MFT’s are a highly experienced group of practitioners, who average 13 years of clinical practice in the field of marriage and family therapy. They evaluate and treat mental and emotional disorders, other health and behavioral problems, and address a wide array of relationship issues within the context of the family system.

MFT’s broaden the traditional emphasis on the individual to attend to the nature and role of individuals in primary relationship networks such as marriage and the family. MFTs take a holistic perspective to health care; they are concerned with the overall, long-term well-being of individuals and their families.

MFTs have graduate training (a Master’s or Doctoral degree) in marriage and family therapy and at least two years of clinical experience. MFT’s are recognized as a “core” mental health profession, along with psychiatry, psychology, social work and psychiatric nursing. At any given time they are treating over 1.8 million people in America.

4. What is an NCC (national certified counselor)?

The National Board for Certified Counselors, Inc. and Affiliates (NBCC), an independent not-for-profit credentialing body for counselors, was incorporated in 1982 to establish and monitor a national certification system, to identify those counselors who have voluntarily sought and obtained certification, and to maintain a register of those counselors.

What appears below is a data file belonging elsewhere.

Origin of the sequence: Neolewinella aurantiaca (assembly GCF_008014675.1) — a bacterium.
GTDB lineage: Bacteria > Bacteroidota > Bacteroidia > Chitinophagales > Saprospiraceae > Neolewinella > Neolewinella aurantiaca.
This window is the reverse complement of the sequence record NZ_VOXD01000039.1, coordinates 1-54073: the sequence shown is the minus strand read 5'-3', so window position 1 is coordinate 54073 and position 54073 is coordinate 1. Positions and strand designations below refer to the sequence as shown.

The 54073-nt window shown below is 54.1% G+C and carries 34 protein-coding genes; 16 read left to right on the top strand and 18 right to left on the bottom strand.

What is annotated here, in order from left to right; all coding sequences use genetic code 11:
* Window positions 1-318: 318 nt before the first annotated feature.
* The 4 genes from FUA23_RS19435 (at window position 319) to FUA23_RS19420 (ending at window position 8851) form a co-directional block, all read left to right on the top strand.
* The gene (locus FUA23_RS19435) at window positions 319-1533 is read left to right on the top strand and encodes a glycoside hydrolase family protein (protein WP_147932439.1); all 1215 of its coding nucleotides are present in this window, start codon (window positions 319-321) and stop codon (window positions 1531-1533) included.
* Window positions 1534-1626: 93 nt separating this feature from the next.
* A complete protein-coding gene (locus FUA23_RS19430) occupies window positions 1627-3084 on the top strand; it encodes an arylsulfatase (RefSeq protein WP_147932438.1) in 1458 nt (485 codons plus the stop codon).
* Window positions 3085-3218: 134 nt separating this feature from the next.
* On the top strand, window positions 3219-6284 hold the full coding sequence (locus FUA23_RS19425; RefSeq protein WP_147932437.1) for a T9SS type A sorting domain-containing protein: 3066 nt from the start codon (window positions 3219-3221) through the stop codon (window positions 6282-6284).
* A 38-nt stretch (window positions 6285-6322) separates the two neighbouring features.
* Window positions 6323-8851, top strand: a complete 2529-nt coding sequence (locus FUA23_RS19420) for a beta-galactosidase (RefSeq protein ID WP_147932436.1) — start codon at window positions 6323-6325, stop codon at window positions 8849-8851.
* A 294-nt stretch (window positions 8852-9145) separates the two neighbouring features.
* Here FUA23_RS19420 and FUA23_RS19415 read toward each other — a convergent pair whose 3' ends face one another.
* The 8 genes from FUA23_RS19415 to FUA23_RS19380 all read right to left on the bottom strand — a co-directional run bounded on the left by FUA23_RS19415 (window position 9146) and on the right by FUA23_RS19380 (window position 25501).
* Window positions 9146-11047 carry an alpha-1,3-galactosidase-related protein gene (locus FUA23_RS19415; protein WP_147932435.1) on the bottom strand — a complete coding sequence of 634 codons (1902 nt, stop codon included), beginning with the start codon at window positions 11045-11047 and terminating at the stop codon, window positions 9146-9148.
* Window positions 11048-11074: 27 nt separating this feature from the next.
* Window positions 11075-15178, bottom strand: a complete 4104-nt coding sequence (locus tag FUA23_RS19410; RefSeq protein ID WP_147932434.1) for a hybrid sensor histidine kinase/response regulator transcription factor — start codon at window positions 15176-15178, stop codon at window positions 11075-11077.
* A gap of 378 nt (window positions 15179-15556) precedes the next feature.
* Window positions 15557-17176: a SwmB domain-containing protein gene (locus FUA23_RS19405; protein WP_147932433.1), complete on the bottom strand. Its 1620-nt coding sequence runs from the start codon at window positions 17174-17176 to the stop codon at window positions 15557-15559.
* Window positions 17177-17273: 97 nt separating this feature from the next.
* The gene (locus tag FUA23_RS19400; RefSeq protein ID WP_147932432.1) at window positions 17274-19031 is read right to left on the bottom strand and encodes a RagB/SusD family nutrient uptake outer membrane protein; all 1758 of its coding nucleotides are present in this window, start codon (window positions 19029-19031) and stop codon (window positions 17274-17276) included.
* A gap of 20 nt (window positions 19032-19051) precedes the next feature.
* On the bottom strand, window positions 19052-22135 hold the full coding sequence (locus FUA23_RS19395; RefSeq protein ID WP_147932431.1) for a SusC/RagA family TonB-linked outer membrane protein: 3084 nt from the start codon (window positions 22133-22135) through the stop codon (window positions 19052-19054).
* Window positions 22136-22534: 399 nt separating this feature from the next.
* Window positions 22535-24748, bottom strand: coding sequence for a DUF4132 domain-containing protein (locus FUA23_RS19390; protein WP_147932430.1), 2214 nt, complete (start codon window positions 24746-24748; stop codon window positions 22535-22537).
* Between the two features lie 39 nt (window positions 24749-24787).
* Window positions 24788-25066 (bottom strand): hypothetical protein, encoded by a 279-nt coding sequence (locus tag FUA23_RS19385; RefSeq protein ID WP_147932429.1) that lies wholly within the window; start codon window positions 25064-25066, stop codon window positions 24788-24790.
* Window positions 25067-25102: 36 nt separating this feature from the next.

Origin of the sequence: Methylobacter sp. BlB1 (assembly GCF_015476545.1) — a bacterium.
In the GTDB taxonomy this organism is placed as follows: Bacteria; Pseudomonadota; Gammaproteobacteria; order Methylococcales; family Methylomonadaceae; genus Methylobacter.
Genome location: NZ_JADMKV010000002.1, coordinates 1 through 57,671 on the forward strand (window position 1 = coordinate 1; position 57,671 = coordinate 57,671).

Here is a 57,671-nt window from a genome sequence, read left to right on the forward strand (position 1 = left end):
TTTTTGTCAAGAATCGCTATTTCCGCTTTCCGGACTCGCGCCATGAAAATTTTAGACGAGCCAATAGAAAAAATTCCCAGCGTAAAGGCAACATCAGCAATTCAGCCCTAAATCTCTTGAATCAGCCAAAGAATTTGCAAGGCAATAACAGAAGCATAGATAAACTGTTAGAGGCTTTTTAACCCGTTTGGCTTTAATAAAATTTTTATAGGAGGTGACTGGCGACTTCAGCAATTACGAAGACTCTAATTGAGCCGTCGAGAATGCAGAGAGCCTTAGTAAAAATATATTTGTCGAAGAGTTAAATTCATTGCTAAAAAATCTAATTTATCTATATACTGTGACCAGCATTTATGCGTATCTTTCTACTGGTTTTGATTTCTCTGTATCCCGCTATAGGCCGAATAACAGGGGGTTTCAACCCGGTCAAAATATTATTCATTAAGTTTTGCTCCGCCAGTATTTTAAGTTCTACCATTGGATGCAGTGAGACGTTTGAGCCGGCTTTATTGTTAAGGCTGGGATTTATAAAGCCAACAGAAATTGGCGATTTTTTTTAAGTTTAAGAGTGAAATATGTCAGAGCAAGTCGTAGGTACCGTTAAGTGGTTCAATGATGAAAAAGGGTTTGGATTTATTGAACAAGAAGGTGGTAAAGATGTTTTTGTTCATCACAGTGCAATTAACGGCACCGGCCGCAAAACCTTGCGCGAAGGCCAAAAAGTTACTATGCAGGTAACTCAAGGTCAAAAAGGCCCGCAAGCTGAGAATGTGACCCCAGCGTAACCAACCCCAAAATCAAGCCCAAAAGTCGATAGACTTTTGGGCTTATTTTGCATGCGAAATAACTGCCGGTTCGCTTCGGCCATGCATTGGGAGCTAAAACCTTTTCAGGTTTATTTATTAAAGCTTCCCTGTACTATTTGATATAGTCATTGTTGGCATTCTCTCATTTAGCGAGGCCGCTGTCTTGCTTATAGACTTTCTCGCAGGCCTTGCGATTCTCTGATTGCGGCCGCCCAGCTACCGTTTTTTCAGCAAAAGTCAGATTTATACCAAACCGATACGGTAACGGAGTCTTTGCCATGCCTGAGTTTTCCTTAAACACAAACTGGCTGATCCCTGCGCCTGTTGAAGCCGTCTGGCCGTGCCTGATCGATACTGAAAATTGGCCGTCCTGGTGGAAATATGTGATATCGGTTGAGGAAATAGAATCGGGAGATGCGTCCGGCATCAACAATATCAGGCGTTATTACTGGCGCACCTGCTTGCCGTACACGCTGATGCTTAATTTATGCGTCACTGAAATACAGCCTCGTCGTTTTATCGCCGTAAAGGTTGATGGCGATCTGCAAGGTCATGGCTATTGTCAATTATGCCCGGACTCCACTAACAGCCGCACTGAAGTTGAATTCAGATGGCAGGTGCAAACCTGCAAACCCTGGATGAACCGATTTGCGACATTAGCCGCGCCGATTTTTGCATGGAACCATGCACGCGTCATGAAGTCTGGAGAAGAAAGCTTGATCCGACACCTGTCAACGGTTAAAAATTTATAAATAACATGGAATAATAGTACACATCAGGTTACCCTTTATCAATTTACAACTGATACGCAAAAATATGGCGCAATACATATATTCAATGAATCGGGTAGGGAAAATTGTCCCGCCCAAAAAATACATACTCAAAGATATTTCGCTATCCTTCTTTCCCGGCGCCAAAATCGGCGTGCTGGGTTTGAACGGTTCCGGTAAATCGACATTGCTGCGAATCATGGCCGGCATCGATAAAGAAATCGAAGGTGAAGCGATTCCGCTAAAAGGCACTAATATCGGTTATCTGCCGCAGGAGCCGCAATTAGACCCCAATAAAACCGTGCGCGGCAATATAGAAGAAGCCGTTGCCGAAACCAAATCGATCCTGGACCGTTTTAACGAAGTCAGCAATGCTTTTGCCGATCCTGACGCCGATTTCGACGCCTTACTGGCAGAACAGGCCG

NBCC’s certification program recognizes counselors who have met predetermined standards in their training, experience, and performance on the National Counselor Examination for Licensure and Certification (NCE), the most portable credentialing examination in counseling. NBCC has approximately 42,000 certified counselors. These counselors live and work in the US and over 50 countries. The NBCC examinations are used by more than 48 states, the District of Columbia, and Guam to credential counselors on a state level. NBCC’s flagship credential is the National Certified Counselor (NCC).

5. How is a psychiatrist different than a professional counselor?

A psychiatrist is a medical doctor who can order medical tests and prescribes medication. It takes many years of education and training to become a psychiatrist. After earning a bachelor’s degree, he or she must graduate from medical school and go on to complete four years of residency training in the field of psychiatry. Most, but not all psychiatrists, will see a patient for medication evaluation and diagnosis but not do the “talk therapy” part of therapy or will do only a limited amount. They will continue to follow up with their patient to insure that prescribed medication is working properly and their patients are receiving the proper dosage.